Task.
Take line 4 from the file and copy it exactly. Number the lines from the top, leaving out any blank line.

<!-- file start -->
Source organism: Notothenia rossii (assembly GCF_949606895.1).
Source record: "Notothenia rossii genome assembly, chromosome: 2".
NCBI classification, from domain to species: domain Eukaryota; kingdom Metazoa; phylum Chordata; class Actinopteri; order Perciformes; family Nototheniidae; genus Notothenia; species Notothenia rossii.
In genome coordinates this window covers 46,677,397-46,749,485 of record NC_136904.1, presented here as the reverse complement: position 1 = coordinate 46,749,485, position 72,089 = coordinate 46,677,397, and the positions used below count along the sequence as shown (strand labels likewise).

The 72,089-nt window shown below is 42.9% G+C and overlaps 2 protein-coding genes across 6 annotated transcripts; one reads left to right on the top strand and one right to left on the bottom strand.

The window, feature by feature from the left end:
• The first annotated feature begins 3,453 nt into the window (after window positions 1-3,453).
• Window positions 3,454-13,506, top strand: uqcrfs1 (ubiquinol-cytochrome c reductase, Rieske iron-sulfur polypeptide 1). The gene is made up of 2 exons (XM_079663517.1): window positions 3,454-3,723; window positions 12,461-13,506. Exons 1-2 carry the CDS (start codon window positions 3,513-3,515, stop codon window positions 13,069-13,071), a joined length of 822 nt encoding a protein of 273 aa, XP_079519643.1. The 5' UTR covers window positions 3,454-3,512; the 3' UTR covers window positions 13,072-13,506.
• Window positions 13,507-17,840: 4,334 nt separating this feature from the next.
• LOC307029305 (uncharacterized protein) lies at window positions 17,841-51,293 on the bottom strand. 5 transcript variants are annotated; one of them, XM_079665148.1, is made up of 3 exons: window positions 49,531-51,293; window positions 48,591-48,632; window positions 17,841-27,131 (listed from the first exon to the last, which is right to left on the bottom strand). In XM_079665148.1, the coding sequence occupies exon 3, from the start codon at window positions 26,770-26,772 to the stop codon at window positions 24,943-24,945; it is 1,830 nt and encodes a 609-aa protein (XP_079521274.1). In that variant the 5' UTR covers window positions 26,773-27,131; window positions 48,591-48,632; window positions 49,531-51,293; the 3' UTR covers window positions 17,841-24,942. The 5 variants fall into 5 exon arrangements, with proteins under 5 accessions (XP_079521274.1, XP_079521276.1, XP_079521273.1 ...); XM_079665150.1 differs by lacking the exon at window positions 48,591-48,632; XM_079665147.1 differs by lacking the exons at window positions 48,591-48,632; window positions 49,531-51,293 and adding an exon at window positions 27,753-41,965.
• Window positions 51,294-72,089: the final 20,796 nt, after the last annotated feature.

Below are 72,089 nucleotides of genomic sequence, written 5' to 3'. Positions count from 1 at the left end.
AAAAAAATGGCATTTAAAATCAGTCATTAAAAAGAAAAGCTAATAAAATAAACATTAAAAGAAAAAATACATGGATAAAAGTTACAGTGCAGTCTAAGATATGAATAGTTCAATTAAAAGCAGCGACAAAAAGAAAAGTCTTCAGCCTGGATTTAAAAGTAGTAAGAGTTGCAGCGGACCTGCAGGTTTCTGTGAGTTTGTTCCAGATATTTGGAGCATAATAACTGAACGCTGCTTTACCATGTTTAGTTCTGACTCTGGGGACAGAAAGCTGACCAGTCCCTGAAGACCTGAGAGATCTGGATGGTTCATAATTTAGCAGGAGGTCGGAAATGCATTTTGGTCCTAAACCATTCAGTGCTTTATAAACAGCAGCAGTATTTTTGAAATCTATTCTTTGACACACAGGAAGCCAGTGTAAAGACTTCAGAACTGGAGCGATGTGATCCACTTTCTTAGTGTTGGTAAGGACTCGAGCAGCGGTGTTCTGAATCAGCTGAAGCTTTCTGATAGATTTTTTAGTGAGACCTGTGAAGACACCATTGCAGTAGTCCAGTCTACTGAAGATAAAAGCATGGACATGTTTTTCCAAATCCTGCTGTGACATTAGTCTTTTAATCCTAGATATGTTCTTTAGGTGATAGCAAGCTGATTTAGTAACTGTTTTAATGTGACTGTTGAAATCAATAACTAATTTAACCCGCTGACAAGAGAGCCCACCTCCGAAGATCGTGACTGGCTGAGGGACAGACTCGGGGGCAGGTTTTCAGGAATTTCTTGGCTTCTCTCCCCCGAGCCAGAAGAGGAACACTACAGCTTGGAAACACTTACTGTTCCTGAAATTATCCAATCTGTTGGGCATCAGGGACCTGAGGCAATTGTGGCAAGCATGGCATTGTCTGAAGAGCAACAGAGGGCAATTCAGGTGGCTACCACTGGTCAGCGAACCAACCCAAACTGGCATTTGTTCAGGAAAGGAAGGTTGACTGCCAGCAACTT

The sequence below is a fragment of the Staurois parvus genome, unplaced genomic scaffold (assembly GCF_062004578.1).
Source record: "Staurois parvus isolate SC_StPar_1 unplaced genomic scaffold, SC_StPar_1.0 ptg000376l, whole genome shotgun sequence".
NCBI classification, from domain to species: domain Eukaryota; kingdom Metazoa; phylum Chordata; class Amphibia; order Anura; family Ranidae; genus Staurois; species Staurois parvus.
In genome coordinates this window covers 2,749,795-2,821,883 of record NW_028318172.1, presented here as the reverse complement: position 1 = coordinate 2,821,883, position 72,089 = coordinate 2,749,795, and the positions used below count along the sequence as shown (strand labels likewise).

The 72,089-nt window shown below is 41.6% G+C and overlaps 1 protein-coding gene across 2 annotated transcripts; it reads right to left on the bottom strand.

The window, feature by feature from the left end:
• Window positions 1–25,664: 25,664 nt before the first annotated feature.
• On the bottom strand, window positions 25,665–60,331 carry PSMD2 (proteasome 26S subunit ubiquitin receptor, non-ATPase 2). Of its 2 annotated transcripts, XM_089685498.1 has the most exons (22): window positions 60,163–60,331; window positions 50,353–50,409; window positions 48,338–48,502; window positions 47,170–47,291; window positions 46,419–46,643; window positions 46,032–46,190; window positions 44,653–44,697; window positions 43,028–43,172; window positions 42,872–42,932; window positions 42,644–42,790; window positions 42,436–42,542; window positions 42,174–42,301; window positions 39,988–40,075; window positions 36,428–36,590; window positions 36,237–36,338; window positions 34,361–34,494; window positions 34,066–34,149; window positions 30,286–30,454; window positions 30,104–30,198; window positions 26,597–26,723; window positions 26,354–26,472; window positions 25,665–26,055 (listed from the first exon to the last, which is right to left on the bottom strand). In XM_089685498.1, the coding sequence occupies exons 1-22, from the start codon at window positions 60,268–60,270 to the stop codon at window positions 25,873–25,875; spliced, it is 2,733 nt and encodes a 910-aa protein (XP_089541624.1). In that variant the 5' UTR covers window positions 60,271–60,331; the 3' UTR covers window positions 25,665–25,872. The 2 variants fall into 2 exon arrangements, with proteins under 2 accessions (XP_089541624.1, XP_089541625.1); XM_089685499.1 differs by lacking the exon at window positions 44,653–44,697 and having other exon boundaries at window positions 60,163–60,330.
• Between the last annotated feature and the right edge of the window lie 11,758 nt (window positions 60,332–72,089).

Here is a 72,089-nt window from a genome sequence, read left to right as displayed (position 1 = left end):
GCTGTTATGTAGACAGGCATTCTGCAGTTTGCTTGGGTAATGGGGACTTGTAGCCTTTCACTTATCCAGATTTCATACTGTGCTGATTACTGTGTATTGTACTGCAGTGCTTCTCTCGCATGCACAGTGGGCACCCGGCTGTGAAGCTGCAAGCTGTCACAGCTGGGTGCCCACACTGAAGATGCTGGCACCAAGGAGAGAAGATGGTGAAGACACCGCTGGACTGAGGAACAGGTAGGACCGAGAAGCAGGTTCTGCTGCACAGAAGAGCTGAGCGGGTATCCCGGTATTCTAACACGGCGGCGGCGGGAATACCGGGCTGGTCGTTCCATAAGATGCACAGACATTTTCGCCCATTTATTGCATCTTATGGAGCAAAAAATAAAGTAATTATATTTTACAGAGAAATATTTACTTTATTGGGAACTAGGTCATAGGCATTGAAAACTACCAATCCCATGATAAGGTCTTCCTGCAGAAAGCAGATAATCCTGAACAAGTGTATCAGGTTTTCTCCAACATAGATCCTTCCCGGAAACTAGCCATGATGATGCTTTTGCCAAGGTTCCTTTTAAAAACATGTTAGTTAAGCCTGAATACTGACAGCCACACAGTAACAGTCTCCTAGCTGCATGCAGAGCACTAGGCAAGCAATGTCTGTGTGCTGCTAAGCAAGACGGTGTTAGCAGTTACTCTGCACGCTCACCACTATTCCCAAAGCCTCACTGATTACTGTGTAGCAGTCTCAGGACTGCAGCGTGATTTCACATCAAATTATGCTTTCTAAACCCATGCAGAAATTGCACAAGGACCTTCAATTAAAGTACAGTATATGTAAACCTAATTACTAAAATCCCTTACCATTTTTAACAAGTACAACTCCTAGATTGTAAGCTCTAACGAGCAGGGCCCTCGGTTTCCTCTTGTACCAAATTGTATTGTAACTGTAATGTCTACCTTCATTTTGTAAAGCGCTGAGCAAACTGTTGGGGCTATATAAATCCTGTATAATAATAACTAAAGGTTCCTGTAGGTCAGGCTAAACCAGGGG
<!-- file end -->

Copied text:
In genome coordinates this window covers 46,677,397-46,749,485 of record NC_136904.1, presented here as the reverse complement: position 1 = coordinate 46,749,485, position 72,089 = coordinate 46,677,397, and the positions used below count along the sequence as shown (strand labels likewise).